Why is it so important that the creedal aspects of faith be not merely generally correct, but precisely so? Must doctrine be so finely discovered, unveiled, taught—or is a more coarse definition of belief sufficient? These questions are at the heart of the concept of doctrine—in the moral sense, but especially in the creedal sense. For the moral sense tells us something about ourselves and our relationships with each other; but it is the creeds which teach us most about God.
Consider an analogy to human relationships. When two people begin to fall in love with that each other, they both see mostly the good things about the other person—those things which are liked about him or her. On rare occasions do they see the flaws through their infatuation; these become more apparent later as each relaxes around the other and the infatuation begins to wear thin. The first annoying habit, the first embarrassing flaw, the first fight—these things begin to surface, and the relationship is tested, so that the couple’s love either grows or dies. The rose colored glasses fall off, but something better replaces them: the ability to adapt to each other’s faults and to accept them, to love the other person for who he or she really is, and be loved in kind, to be one’s own self.
Suppose the rose colored glasses never fell off. We would only see the façade presented by our own desires and expectations, never the flaws, those cracks and holes through which the real person is revealed. Would we be in love with the other person, really in love with them as a real person, or would they be only a surrogate for a fantasy love? I suspect that the latter would be the case. We would love a person who wasn’t really there, and the real person would be only a vessel for the imagined love of a contrived soul-mate. Such a person may return our false, imagined love, but never can we two become co-subjects of love, both loving each other and being loved by the other as our selves. In short, we reduce the other person to an object of our own self-love, a thing which may at best satisfy what Lewis once referred to as our Need-Love, and at worst becomes first an object of desire, and then not even desirable. Yet, as Pope John Paul the Great has written, love does not have objects, only subjects.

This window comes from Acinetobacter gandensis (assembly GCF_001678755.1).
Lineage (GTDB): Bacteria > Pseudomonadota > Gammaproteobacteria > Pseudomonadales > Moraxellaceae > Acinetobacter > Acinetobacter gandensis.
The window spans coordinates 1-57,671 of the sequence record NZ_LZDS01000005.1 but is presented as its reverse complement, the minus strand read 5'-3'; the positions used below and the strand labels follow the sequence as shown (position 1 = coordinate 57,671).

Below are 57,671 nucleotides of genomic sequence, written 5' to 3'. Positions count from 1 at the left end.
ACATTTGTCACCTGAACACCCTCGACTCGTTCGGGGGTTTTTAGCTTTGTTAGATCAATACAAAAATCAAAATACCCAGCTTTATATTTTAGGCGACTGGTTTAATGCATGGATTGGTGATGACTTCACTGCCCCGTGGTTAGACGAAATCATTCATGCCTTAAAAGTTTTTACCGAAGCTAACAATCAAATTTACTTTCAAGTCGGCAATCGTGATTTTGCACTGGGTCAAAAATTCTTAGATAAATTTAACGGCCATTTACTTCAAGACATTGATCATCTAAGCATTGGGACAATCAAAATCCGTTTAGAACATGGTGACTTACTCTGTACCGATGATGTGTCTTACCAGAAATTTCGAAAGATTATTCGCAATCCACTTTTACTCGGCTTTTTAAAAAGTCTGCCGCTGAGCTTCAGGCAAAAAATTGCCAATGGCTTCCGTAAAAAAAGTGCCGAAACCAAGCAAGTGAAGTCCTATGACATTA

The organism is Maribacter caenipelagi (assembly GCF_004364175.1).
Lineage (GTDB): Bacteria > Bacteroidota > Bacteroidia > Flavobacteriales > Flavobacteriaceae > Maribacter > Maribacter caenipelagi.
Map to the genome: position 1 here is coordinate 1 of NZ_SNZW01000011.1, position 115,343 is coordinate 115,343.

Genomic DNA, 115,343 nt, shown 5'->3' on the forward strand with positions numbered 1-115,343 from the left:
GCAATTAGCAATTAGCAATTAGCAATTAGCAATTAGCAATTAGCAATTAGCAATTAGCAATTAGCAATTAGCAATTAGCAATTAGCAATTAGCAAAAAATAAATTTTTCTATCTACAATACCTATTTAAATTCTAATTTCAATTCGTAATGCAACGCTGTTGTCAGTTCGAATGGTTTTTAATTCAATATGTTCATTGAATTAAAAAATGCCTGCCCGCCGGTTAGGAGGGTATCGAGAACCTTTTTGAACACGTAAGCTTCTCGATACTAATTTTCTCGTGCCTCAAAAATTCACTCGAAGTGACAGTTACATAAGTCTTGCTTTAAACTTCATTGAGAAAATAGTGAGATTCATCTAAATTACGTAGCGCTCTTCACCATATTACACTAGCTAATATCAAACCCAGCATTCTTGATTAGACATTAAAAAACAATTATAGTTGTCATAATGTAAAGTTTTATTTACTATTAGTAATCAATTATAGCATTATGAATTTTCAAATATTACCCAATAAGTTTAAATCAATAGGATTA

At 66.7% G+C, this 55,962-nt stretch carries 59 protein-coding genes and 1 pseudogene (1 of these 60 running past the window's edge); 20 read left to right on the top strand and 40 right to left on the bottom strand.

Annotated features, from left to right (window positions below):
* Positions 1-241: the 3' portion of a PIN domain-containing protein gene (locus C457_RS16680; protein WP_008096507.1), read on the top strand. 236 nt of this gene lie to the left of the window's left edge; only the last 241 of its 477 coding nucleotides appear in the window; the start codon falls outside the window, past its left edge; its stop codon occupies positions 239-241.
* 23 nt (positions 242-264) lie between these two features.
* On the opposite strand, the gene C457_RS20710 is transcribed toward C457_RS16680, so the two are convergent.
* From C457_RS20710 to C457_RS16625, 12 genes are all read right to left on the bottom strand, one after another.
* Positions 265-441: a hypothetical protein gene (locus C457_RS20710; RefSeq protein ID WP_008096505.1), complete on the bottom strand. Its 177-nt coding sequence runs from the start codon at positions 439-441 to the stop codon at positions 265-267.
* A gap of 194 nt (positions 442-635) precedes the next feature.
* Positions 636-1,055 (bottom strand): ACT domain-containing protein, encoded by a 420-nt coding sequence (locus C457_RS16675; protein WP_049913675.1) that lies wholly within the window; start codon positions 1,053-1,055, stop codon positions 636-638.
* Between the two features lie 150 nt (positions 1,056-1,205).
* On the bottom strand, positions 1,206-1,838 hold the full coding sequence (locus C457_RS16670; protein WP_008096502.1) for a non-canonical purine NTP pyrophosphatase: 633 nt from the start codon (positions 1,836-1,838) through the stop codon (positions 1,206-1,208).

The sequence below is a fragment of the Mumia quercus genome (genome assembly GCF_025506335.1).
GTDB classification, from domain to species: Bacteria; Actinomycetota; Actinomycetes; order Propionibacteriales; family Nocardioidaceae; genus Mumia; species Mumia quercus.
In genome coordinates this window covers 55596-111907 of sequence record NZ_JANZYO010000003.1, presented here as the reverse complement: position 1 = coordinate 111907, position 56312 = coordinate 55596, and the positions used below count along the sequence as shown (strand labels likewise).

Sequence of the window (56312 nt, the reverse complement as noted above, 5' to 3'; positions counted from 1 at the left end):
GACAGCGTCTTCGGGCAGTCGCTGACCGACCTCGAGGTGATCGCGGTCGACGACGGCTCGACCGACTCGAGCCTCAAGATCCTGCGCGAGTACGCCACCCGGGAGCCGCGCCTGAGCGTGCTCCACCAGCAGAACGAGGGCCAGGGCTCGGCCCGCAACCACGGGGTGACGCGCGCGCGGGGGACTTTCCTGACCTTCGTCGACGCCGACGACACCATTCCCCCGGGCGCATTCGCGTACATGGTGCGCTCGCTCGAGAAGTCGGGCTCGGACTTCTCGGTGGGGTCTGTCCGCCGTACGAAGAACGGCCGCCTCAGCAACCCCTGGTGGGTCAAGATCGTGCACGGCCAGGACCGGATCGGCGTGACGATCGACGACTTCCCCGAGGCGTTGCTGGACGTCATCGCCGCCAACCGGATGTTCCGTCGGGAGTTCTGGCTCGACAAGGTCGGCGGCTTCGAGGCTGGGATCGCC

In spite of this, it is all too easy to approach relationships in this manner, to see other people as who we wish them to be and not who they actually are. Worse still is when we take this same approach with God. This we all do to some extent, at one point or another. For if God is a perfect Being, and infinite Being, and unchanging Being, then where there is a need for change, it is we who must change, and not God. Sometimes this change is hard, painful, requiring of vast effort of will. How much easier it would be if God was more in tune with our desires—so we are tempted to put God in a box. The Infinite Good must be made finite so that He can satisfy our desires.
How this happens is more difficult to grasp than the reduction of a fellow human being, and yet it is also much easier to accomplish. For we do not interact directly with Him in a face-to-face encounter as with other people. God is not known to us in the same sense that we can know other people—hence St. John’s admonition that “If anyone says, ‘I love God,’ but hates his brother, he is a liar; for whoever does not love a brother whom he has seen cannot love God whom he has not seen” (1 John 4:20). We know or fellow men because we are each one of them; we have, as Peter Kreeft puts it “inside information” about what it is to be man. Our interactions with other men are (or can be) face-to-face, as equals.
It is not so with God. We have only indirect interactions Him, or direct though veiled interactions: with His image in other men; directly with Him though in a hidden way in the Eucharist; directly though not ace-to-face as in prayer. What we know of God is revealed to us by Him: we can be certain of this, and nothing more. The Revelation, the Word, was made flesh and walked among us; and the Spirit of God spoke to and through the prophets and later the apostles; and His Word is alive in us, images of God, if we listen in prayer. But the prophets, the Incarnation, the apostles—these were so long ago, and it is difficult to truly discern that voice which speaks to us.
It is for this reason which He established His Church, a vessel through which His Spirit may speak and guide us—a guardian of revelation. The creeds taught by the Church—first the Apostle’s Creed and then later the Nicene Creed—serve as a sort of summa for revelation. They are a summary of what we know about God’s existence and action. The written word too reveals much about our Lord, as have the oral teachings of His followers. From these we do not know everything about God, but what they do reveal is true. Among other things, we know that He is the summum, infinitum, et perfectisimum bonum, that is to say that He is Perfect, the highest Good, et omni dilectione dignum, deserving not just our desirous love, but our devotion, our true love for Him, and not merely our fallen ideal for Whom He is.